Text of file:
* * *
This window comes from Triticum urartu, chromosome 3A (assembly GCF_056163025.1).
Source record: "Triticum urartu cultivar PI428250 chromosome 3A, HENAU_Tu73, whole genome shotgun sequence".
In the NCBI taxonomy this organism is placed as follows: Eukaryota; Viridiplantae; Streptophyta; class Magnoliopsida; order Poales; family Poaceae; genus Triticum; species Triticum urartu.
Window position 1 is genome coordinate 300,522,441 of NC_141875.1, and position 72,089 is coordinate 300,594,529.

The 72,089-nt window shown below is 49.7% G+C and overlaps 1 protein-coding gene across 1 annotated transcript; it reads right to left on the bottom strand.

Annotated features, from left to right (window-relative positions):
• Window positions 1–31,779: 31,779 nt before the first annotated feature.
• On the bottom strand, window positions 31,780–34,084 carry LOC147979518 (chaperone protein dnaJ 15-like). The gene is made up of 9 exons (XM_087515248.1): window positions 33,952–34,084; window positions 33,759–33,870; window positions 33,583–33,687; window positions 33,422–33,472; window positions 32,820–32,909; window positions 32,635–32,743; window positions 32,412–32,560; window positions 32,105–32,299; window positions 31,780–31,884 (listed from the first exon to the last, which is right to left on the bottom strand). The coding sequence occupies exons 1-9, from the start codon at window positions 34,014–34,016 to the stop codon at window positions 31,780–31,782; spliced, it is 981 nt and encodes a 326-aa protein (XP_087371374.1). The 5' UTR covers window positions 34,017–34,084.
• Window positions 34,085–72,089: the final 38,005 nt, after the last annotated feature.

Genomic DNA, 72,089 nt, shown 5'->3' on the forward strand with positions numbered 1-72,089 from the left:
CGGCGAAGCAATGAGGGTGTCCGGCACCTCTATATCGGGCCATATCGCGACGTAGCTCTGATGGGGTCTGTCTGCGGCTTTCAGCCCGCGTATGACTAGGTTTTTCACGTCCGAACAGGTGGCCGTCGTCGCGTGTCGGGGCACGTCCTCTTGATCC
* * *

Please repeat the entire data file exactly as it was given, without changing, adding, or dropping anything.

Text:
This window comes from Triticum urartu, chromosome 3A (assembly GCF_056163025.1).
Source record: "Triticum urartu cultivar PI428250 chromosome 3A, HENAU_Tu73, whole genome shotgun sequence".
In the NCBI taxonomy this organism is placed as follows: Eukaryota; Viridiplantae; Streptophyta; class Magnoliopsida; order Poales; family Poaceae; genus Triticum; species Triticum urartu.
Window position 1 is genome coordinate 300,522,441 of NC_141875.1, and position 72,089 is coordinate 300,594,529.

The 72,089-nt window shown below is 49.7% G+C and overlaps 1 protein-coding gene across 1 annotated transcript; it reads right to left on the bottom strand.

Annotated features, from left to right (window-relative positions):
• Window positions 1–31,779: 31,779 nt before the first annotated feature.
• On the bottom strand, window positions 31,780–34,084 carry LOC147979518 (chaperone protein dnaJ 15-like). The gene is made up of 9 exons (XM_087515248.1): window positions 33,952–34,084; window positions 33,759–33,870; window positions 33,583–33,687; window positions 33,422–33,472; window positions 32,820–32,909; window positions 32,635–32,743; window positions 32,412–32,560; window positions 32,105–32,299; window positions 31,780–31,884 (listed from the first exon to the last, which is right to left on the bottom strand). The coding sequence occupies exons 1-9, from the start codon at window positions 34,014–34,016 to the stop codon at window positions 31,780–31,782; spliced, it is 981 nt and encodes a 326-aa protein (XP_087371374.1). The 5' UTR covers window positions 34,017–34,084.
• Window positions 34,085–72,089: the final 38,005 nt, after the last annotated feature.

Genomic DNA, 72,089 nt, shown 5'->3' on the forward strand with positions numbered 1-72,089 from the left:
CGGCGAAGCAATGAGGGTGTCCGGCACCTCTATATCGGGCCATATCGCGACGTAGCTCTGATGGGGTCTGTCTGCGGCTTTCAGCCCGCGTATGACTAGGTTTTTCACGTCCGAACAGGTGGCCGTCGTCGCGTGTCGGGGCACGTCCTCTTGATCC